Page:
If students have experienced relationships which were inconsistent in nature, they may have developed responses which are primed to maintain a high level of engagement. The desire to be noticed and remembered means that the student finds it difficult to focus on the learning task. They may present as overly dependent and in need of a high level of reassurance. Some students may engage in conversation about the teacher’s interests and experiences or wish to spend time with adults during break and lunch. Interactions with the teacher may escalate to confrontations if the student feels ignored or abandoned. Relationships with peers can be problematic, as the student may adopt an adult-like role in activities and become perceived as bossy or domineering.

· These students need to be noticed throughout the day. Make time to chat about their interests and experiences, praise their effort and provide jobs and responsibilities which help them to feel valued.

· As they may be highly anxious, they will benefit from our curiosity about their behaviour (“I wonder if you’re feeling a little worried about the change in routine today?”) and reassuring commentaries about what is happening, when and with whom. They are likely to need clear and defined roles for group activities, enabling them to interact in predictable ways which minimise the potential for disagreement.

· Independent learning tasks may need to be broken down into small and discrete steps. This might be conveyed through a visual schedule or checklist. The use of a timer or countdown strip can provide feedback on when the teacher or a supporting adult will return to check on the student’s progress.

· The principle of being “kept in mind” is crucial. This applies not only to when the student is working (“I haven’t forgotten about you. I’ll be back in five minutes”) but also outside the classroom (“I saw a show about dinosaurs at the weekend. It made me think of you as you know so much about dinosaurs”).

· For longer periods of separation, there may need to be consideration of a transitional object which represents the enduring relationship. This might be as simple as a post-it note with a reassuring message, a pen or bracelet, a key-ring photograph, a small toy, etc.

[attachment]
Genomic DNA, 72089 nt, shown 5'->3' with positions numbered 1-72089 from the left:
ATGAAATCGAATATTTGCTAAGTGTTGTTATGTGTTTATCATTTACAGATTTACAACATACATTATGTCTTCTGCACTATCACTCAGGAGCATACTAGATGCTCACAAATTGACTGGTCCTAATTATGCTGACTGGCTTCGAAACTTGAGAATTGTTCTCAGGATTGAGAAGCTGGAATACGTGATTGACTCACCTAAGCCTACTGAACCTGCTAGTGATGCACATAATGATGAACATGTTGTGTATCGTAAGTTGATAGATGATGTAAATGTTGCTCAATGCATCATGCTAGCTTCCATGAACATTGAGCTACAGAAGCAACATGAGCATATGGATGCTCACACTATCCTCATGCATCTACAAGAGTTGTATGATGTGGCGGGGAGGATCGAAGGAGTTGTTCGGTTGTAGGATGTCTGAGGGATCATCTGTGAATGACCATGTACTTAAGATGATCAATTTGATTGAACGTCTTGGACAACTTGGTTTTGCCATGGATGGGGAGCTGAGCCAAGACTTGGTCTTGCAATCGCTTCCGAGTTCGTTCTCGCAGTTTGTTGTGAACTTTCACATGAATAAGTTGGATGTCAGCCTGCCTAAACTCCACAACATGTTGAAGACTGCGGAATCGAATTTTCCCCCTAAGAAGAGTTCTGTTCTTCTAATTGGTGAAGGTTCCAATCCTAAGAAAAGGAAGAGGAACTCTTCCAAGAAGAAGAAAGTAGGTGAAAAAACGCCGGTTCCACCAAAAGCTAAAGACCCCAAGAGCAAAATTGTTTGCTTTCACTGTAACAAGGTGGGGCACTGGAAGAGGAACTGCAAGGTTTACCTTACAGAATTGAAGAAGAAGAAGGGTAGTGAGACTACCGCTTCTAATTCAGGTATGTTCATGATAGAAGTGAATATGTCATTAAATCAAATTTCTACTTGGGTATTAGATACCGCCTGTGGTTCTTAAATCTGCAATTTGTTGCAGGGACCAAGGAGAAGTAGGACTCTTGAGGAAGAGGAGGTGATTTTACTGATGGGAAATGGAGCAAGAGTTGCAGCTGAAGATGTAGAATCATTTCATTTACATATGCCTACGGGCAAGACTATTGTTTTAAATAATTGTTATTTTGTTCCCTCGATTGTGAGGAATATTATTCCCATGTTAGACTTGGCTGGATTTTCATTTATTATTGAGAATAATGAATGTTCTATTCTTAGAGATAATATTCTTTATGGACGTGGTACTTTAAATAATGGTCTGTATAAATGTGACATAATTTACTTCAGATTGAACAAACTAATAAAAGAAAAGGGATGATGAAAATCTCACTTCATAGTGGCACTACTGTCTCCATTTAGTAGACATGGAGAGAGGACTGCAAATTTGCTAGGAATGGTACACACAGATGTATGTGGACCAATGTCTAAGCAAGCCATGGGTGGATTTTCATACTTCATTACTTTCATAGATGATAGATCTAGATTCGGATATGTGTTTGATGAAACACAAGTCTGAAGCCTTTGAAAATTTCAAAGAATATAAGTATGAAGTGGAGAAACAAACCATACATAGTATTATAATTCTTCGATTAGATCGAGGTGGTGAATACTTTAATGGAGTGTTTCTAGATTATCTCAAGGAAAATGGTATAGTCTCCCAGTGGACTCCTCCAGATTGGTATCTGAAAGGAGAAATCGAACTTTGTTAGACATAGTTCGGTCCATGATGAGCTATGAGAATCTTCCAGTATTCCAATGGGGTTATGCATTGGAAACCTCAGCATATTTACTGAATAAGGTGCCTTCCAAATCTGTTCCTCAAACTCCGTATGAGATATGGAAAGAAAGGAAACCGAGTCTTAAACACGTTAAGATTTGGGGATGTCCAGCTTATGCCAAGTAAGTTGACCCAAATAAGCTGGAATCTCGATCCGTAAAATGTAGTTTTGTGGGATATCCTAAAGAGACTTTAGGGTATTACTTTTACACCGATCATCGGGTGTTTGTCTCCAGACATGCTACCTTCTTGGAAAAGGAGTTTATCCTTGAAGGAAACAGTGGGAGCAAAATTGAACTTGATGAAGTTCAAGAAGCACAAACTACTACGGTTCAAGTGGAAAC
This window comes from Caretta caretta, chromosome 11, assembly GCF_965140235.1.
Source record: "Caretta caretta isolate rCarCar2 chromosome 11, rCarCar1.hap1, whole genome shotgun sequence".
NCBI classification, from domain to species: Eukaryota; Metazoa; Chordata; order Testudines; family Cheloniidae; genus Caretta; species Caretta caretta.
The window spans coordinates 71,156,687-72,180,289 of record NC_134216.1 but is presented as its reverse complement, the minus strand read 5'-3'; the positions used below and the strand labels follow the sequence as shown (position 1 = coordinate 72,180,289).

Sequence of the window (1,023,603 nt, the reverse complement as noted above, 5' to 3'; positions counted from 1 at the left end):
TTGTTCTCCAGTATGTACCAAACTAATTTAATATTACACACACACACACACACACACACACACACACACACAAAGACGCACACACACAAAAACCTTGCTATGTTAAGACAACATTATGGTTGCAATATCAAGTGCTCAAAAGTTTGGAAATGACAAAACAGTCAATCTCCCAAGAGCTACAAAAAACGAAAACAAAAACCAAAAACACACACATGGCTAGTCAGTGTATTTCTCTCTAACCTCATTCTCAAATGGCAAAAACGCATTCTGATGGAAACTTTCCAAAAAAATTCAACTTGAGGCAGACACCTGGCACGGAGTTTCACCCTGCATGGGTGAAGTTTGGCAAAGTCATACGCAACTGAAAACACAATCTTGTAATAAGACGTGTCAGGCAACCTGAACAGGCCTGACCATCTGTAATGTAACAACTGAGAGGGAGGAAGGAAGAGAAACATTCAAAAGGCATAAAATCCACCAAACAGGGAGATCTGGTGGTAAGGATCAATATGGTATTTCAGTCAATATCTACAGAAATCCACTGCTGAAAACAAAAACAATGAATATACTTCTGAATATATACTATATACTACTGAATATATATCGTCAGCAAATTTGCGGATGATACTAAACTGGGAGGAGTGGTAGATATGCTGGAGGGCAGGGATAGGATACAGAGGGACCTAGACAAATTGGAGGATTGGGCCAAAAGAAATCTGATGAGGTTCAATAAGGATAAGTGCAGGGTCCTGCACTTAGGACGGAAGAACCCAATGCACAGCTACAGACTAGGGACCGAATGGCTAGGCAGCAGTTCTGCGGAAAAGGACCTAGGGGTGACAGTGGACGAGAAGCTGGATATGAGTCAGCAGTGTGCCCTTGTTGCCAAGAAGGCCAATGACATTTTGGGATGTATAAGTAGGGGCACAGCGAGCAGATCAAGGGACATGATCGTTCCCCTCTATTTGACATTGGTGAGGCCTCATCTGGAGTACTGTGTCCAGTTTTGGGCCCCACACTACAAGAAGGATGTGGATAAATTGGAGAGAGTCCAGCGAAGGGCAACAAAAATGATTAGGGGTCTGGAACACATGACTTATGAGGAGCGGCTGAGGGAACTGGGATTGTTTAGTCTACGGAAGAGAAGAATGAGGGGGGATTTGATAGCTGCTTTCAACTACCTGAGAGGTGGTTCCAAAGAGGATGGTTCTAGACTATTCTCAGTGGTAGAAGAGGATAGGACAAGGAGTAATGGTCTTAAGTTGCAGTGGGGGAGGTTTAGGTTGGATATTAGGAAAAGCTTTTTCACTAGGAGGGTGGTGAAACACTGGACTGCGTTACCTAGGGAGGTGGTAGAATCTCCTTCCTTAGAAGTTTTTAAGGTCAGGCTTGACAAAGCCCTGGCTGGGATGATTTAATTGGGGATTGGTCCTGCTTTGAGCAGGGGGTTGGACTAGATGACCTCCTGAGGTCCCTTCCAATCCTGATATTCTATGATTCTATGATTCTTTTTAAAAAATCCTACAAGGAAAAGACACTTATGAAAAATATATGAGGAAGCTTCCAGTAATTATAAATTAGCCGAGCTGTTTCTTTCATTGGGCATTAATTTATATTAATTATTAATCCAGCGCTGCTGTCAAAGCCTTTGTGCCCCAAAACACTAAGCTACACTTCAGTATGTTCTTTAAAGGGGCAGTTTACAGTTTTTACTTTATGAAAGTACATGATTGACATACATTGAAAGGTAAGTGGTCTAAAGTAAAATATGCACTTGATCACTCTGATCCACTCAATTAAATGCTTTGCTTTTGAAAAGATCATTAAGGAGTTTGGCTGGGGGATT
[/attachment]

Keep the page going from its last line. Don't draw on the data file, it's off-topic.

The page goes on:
· Build the student’s resilience in challenging tasks with “persistence coaching” statements. For example: “I know this is tough, but you’re focusing really hard and trying your best” or “I love how you had another go. It’s frustrating to make a mistake, but you haven’t given up”.

· Younger children may need more practise with the concept of permanency, through games such as hide-and-seek, peek-a-boo or action songs with repetitive sequences that can be anticipated. They may need “When…then…” language to help them understand positive and negative consequences and make good choices.

Connection-distorting

“It’s hard for me to feel safe, so I have to watch for danger and stay in control”

All areas of the learning triangle are distorted for these students and their past may be characterised by more significant episodes of neglect, abuse, loss and sudden change. As their “downstairs brain” has been working overtime to keep them safe, the teacher and the learning task can trigger alarm due to a hypervigilance for threats. These students often find it extremely difficult to trust adults and this may be presented through defiance, aggression and extremes of emotional response. Inconsistent patterns of connection-seeking and connection-evading are commonplace. There can be difficulties with peer interactions, due to a lack of control over a game or group activity. The student may give the impression that a learning task is easy or familiar, but in reality they may not know what to do and the fear of failure and vulnerability can be overwhelming.

· The first priority is safety. These students need a high level of structure and predictability. “First…then…” language and visual timetables or schedules will support them in anticipating what is happening now and next. Some may need a very warm and welcoming routine in the morning with a trusted adult and opportunities to reflect on learning or check in with their feelings throughout the day.

· Younger children may benefit from a more play-based approach, where skills can be actively modelled and concepts can be safely explored through figures and puppets. Even older students may still need resources such as Social Stories to help them understand different situations. It will be important to convey acceptance and empathy for the student’s feelings – “I know you wanted to have another turn. It’s so unfair that play time is over and you don’t want to tidy up”.